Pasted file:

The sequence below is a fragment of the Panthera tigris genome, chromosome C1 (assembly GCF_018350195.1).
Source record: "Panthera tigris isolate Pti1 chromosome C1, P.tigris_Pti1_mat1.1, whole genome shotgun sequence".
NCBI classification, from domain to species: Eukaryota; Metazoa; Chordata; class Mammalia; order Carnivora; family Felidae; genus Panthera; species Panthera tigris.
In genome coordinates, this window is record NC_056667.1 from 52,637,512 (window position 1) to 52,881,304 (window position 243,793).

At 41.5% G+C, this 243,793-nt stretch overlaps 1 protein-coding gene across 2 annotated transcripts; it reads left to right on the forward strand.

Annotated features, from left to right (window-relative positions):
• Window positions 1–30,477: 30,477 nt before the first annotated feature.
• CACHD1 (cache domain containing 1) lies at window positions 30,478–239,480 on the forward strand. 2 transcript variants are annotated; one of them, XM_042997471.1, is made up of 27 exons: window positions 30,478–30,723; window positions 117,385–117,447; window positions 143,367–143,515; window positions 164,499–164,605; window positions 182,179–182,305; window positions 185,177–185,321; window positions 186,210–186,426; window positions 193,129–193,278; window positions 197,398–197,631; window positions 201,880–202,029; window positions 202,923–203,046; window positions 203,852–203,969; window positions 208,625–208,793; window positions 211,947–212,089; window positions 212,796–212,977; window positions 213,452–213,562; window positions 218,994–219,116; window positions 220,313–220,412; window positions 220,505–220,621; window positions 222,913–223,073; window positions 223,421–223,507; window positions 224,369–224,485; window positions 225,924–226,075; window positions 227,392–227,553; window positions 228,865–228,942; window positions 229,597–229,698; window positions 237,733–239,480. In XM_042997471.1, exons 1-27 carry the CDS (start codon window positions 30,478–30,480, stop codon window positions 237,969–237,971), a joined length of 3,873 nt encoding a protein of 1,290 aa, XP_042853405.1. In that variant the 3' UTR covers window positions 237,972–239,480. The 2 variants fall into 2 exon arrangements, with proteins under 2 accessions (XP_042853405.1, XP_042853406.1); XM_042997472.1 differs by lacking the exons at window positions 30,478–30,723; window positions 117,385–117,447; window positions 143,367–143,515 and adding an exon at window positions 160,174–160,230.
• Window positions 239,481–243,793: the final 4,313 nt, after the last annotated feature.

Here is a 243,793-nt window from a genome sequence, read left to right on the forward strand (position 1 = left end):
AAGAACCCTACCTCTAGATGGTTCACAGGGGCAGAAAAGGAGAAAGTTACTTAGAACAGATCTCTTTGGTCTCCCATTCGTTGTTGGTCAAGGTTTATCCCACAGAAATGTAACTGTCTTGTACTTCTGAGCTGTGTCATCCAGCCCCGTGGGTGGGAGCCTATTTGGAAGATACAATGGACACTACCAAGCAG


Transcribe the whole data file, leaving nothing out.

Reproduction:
The sequence below is a fragment of the Panthera tigris genome, chromosome C1 (assembly GCF_018350195.1).
Source record: "Panthera tigris isolate Pti1 chromosome C1, P.tigris_Pti1_mat1.1, whole genome shotgun sequence".
NCBI classification, from domain to species: Eukaryota; Metazoa; Chordata; class Mammalia; order Carnivora; family Felidae; genus Panthera; species Panthera tigris.
In genome coordinates, this window is record NC_056667.1 from 52,637,512 (window position 1) to 52,881,304 (window position 243,793).

At 41.5% G+C, this 243,793-nt stretch overlaps 1 protein-coding gene across 2 annotated transcripts; it reads left to right on the forward strand.

Annotated features, from left to right (window-relative positions):
• Window positions 1–30,477: 30,477 nt before the first annotated feature.
• CACHD1 (cache domain containing 1) lies at window positions 30,478–239,480 on the forward strand. 2 transcript variants are annotated; one of them, XM_042997471.1, is made up of 27 exons: window positions 30,478–30,723; window positions 117,385–117,447; window positions 143,367–143,515; window positions 164,499–164,605; window positions 182,179–182,305; window positions 185,177–185,321; window positions 186,210–186,426; window positions 193,129–193,278; window positions 197,398–197,631; window positions 201,880–202,029; window positions 202,923–203,046; window positions 203,852–203,969; window positions 208,625–208,793; window positions 211,947–212,089; window positions 212,796–212,977; window positions 213,452–213,562; window positions 218,994–219,116; window positions 220,313–220,412; window positions 220,505–220,621; window positions 222,913–223,073; window positions 223,421–223,507; window positions 224,369–224,485; window positions 225,924–226,075; window positions 227,392–227,553; window positions 228,865–228,942; window positions 229,597–229,698; window positions 237,733–239,480. In XM_042997471.1, exons 1-27 carry the CDS (start codon window positions 30,478–30,480, stop codon window positions 237,969–237,971), a joined length of 3,873 nt encoding a protein of 1,290 aa, XP_042853405.1. In that variant the 3' UTR covers window positions 237,972–239,480. The 2 variants fall into 2 exon arrangements, with proteins under 2 accessions (XP_042853405.1, XP_042853406.1); XM_042997472.1 differs by lacking the exons at window positions 30,478–30,723; window positions 117,385–117,447; window positions 143,367–143,515 and adding an exon at window positions 160,174–160,230.
• Window positions 239,481–243,793: the final 4,313 nt, after the last annotated feature.

Here is a 243,793-nt window from a genome sequence, read left to right on the forward strand (position 1 = left end):
AAGAACCCTACCTCTAGATGGTTCACAGGGGCAGAAAAGGAGAAAGTTACTTAGAACAGATCTCTTTGGTCTCCCATTCGTTGTTGGTCAAGGTTTATCCCACAGAAATGTAACTGTCTTGTACTTCTGAGCTGTGTCATCCAGCCCCGTGGGTGGGAGCCTATTTGGAAGATACAATGGACACTACCAAGCAG